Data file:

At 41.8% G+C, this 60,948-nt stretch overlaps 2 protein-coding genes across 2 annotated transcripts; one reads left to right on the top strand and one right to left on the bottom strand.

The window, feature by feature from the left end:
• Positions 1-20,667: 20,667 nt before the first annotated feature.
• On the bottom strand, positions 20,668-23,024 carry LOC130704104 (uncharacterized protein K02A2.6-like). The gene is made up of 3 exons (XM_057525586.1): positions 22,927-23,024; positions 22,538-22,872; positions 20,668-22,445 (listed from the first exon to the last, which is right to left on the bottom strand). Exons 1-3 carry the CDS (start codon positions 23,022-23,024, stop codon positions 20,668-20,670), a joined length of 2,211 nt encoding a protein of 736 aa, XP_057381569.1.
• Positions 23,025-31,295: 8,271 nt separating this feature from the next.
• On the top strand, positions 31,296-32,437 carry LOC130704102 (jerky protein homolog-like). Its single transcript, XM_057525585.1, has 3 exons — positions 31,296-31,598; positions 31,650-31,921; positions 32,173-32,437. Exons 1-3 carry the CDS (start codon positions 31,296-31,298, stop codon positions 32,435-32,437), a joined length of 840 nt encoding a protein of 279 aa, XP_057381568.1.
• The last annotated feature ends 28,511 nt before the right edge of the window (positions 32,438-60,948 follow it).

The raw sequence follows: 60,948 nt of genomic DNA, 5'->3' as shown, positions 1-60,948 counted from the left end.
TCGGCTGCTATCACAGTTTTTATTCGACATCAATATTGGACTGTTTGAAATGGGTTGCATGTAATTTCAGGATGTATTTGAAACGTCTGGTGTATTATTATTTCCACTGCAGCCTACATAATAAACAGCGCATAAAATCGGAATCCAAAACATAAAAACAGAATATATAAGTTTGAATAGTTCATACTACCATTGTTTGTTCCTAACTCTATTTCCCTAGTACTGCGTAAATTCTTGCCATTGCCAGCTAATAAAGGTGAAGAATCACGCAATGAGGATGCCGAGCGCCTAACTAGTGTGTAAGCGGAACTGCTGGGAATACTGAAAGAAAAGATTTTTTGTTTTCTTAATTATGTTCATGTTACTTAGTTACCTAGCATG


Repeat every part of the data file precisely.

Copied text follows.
At 41.8% G+C, this 60,948-nt stretch overlaps 2 protein-coding genes across 2 annotated transcripts; one reads left to right on the top strand and one right to left on the bottom strand.

The window, feature by feature from the left end:
• Positions 1-20,667: 20,667 nt before the first annotated feature.
• On the bottom strand, positions 20,668-23,024 carry LOC130704104 (uncharacterized protein K02A2.6-like). The gene is made up of 3 exons (XM_057525586.1): positions 22,927-23,024; positions 22,538-22,872; positions 20,668-22,445 (listed from the first exon to the last, which is right to left on the bottom strand). Exons 1-3 carry the CDS (start codon positions 23,022-23,024, stop codon positions 20,668-20,670), a joined length of 2,211 nt encoding a protein of 736 aa, XP_057381569.1.
• Positions 23,025-31,295: 8,271 nt separating this feature from the next.
• On the top strand, positions 31,296-32,437 carry LOC130704102 (jerky protein homolog-like). Its single transcript, XM_057525585.1, has 3 exons — positions 31,296-31,598; positions 31,650-31,921; positions 32,173-32,437. Exons 1-3 carry the CDS (start codon positions 31,296-31,298, stop codon positions 32,435-32,437), a joined length of 840 nt encoding a protein of 279 aa, XP_057381568.1.
• The last annotated feature ends 28,511 nt before the right edge of the window (positions 32,438-60,948 follow it).

The raw sequence follows: 60,948 nt of genomic DNA, 5'->3' as shown, positions 1-60,948 counted from the left end.
TCGGCTGCTATCACAGTTTTTATTCGACATCAATATTGGACTGTTTGAAATGGGTTGCATGTAATTTCAGGATGTATTTGAAACGTCTGGTGTATTATTATTTCCACTGCAGCCTACATAATAAACAGCGCATAAAATCGGAATCCAAAACATAAAAACAGAATATATAAGTTTGAATAGTTCATACTACCATTGTTTGTTCCTAACTCTATTTCCCTAGTACTGCGTAAATTCTTGCCATTGCCAGCTAATAAAGGTGAAGAATCACGCAATGAGGATGCCGAGCGCCTAACTAGTGTGTAAGCGGAACTGCTGGGAATACTGAAAGAAAAGATTTTTTGTTTTCTTAATTATGTTCATGTTACTTAGTTACCTAGCATG